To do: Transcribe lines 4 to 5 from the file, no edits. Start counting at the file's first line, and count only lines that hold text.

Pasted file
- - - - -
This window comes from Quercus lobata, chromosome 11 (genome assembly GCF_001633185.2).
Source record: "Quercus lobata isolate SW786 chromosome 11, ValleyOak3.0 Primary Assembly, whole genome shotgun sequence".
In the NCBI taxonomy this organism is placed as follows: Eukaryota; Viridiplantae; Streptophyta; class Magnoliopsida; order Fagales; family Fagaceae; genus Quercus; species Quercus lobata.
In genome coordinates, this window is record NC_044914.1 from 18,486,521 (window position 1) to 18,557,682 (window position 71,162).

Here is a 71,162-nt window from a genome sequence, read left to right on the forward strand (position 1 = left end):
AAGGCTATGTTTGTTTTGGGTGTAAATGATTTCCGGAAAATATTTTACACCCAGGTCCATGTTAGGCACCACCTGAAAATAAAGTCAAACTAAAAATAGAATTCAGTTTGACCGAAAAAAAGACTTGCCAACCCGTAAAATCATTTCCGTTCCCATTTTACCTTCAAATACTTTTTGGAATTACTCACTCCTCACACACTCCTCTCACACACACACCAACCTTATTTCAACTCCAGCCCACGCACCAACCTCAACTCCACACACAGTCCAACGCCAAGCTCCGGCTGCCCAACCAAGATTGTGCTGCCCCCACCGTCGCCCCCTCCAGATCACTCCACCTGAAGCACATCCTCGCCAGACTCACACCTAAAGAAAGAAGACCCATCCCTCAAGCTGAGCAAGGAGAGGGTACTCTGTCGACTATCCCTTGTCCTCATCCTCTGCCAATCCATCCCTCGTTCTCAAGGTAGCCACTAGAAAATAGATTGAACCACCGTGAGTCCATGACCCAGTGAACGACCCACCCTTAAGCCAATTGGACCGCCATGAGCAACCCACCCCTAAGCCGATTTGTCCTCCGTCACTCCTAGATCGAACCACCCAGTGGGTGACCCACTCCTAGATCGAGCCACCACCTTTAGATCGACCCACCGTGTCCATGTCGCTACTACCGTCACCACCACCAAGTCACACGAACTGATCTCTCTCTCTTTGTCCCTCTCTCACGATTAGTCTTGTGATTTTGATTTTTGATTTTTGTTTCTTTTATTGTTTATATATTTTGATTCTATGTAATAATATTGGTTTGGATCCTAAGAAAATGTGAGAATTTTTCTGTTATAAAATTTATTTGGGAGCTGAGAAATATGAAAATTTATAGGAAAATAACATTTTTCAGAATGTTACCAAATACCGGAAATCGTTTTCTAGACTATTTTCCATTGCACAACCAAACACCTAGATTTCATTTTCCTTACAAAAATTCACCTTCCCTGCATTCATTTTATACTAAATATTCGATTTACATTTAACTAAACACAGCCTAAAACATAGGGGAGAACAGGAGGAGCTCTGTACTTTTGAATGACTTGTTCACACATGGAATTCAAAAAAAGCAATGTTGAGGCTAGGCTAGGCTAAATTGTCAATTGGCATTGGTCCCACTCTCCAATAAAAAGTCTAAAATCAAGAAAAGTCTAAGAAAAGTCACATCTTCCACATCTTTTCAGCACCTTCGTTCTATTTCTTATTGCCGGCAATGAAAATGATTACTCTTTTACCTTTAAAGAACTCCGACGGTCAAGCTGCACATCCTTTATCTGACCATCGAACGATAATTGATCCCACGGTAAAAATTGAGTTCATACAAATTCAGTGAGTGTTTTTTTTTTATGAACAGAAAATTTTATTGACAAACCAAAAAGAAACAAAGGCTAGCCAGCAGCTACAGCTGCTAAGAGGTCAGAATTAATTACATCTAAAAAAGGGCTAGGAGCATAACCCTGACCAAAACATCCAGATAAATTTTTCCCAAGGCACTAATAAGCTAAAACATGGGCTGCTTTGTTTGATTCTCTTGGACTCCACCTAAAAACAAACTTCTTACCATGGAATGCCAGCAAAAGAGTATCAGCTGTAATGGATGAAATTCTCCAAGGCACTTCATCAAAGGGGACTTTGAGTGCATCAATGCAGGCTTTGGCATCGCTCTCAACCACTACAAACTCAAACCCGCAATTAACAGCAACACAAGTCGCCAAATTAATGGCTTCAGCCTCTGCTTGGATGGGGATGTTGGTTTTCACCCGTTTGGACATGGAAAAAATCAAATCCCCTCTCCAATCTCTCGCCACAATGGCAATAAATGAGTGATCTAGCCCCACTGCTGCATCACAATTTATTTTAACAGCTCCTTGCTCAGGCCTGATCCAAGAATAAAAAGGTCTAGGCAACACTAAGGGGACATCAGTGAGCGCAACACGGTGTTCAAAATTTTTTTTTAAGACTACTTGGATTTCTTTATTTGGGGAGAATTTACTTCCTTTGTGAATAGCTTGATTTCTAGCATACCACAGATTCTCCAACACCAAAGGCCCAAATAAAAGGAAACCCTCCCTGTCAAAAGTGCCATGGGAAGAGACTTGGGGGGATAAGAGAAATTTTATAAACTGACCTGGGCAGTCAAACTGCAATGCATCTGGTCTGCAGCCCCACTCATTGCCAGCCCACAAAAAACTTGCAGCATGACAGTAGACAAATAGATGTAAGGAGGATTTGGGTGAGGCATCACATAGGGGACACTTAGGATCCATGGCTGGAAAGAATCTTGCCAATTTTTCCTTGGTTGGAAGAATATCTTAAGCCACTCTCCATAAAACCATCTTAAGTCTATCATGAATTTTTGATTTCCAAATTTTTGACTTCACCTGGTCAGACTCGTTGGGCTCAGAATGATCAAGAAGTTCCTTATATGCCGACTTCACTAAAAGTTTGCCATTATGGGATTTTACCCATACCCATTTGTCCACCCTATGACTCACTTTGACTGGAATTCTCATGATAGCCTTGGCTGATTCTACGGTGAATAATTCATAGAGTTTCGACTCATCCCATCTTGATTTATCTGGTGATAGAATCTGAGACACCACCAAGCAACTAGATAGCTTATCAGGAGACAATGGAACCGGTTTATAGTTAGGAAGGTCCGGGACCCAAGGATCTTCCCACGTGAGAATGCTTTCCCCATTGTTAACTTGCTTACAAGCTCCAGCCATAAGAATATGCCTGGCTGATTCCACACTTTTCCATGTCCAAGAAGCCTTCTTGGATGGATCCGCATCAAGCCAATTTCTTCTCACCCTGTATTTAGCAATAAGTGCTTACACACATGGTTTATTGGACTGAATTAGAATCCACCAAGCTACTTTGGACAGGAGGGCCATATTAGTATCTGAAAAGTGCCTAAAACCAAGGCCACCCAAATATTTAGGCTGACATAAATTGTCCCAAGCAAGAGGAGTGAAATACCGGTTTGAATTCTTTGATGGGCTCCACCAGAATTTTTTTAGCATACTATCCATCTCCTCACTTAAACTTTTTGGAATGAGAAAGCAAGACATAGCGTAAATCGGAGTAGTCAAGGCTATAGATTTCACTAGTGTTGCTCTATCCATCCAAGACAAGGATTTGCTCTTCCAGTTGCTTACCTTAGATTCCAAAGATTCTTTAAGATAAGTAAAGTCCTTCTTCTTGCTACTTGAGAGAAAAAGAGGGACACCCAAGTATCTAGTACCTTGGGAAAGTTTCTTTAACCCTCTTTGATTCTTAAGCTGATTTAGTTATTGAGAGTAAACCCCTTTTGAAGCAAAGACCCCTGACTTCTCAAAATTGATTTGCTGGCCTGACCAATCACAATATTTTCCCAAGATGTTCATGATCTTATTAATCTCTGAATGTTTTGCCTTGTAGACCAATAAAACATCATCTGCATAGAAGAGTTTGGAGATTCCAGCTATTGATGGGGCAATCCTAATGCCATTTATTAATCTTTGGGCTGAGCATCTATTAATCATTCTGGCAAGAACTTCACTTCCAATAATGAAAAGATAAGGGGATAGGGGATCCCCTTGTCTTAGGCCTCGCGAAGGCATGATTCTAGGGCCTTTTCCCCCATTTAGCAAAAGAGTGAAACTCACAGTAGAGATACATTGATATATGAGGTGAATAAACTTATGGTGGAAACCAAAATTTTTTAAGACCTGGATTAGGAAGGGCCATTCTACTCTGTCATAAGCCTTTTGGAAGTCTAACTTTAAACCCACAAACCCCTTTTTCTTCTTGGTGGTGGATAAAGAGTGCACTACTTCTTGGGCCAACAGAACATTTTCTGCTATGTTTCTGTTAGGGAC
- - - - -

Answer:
In genome coordinates, this window is record NC_044914.1 from 18,486,521 (window position 1) to 18,557,682 (window position 71,162).

Here is a 71,162-nt window from a genome sequence, read left to right on the forward strand (position 1 = left end):